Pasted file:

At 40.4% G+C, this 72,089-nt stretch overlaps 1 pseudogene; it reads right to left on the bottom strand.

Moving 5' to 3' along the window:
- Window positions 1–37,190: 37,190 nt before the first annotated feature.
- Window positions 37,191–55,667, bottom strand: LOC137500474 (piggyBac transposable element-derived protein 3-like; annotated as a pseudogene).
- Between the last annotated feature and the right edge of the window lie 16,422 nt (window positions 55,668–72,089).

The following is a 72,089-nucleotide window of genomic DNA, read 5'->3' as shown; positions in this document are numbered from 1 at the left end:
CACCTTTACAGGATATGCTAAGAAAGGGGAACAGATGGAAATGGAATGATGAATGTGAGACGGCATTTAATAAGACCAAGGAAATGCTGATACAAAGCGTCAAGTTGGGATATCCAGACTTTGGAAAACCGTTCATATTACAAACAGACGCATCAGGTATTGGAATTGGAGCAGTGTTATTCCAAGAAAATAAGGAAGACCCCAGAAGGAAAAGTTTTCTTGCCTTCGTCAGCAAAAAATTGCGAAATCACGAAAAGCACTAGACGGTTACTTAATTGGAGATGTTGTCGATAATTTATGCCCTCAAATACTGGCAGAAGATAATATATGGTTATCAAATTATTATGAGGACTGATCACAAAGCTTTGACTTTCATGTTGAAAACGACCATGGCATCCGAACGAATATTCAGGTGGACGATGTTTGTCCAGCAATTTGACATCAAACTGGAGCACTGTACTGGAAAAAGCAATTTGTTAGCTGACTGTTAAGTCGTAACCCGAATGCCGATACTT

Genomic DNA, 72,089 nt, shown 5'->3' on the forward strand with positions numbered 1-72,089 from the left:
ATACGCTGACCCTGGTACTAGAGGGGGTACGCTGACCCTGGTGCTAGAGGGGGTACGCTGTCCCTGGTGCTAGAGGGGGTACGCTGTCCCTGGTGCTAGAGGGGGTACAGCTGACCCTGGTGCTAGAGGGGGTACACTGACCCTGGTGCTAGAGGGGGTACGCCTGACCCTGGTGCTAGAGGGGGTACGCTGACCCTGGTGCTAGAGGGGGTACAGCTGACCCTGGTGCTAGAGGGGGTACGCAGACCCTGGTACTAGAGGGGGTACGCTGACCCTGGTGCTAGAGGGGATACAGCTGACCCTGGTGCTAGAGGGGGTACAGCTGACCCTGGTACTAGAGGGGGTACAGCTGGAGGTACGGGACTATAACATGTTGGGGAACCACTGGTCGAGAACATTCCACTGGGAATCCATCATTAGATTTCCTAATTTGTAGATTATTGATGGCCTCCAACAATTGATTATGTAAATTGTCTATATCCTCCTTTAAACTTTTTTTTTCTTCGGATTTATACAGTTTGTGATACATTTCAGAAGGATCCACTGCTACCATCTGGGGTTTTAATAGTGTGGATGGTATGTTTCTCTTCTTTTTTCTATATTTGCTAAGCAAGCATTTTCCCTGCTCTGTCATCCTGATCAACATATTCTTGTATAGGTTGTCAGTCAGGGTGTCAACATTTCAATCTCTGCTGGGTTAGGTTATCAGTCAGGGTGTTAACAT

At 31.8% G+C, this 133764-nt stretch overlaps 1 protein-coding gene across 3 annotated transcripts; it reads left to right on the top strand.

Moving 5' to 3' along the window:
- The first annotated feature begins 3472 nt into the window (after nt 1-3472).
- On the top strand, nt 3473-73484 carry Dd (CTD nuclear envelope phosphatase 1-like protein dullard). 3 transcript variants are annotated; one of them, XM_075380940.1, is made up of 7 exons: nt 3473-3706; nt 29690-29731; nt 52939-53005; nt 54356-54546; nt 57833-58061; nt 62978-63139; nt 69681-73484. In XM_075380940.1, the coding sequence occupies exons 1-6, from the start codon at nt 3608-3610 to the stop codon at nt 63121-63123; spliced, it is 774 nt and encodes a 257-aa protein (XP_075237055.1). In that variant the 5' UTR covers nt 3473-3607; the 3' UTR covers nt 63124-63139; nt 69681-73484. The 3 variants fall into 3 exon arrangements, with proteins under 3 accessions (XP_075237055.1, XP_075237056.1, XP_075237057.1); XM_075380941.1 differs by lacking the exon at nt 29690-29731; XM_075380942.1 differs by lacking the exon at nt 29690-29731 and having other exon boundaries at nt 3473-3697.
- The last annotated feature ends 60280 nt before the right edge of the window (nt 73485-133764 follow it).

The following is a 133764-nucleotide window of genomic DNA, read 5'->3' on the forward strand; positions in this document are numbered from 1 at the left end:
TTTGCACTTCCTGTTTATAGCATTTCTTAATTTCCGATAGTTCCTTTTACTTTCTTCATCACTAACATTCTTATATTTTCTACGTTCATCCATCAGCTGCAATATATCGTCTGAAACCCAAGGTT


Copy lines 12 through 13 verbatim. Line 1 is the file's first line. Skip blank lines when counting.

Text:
- The first annotated feature begins 3472 nt into the window (after nt 1-3472).
- On the top strand, nt 3473-73484 carry Dd (CTD nuclear envelope phosphatase 1-like protein dullard). 3 transcript variants are annotated; one of them, XM_075380940.1, is made up of 7 exons: nt 3473-3706; nt 29690-29731; nt 52939-53005; nt 54356-54546; nt 57833-58061; nt 62978-63139; nt 69681-73484. In XM_075380940.1, the coding sequence occupies exons 1-6, from the start codon at nt 3608-3610 to the stop codon at nt 63121-63123; spliced, it is 774 nt and encodes a 257-aa protein (XP_075237055.1). In that variant the 5' UTR covers nt 3473-3607; the 3' UTR covers nt 63124-63139; nt 69681-73484. The 3 variants fall into 3 exon arrangements, with proteins under 3 accessions (XP_075237055.1, XP_075237056.1, XP_075237057.1); XM_075380941.1 differs by lacking the exon at nt 29690-29731; XM_075380942.1 differs by lacking the exon at nt 29690-29731 and having other exon boundaries at nt 3473-3697.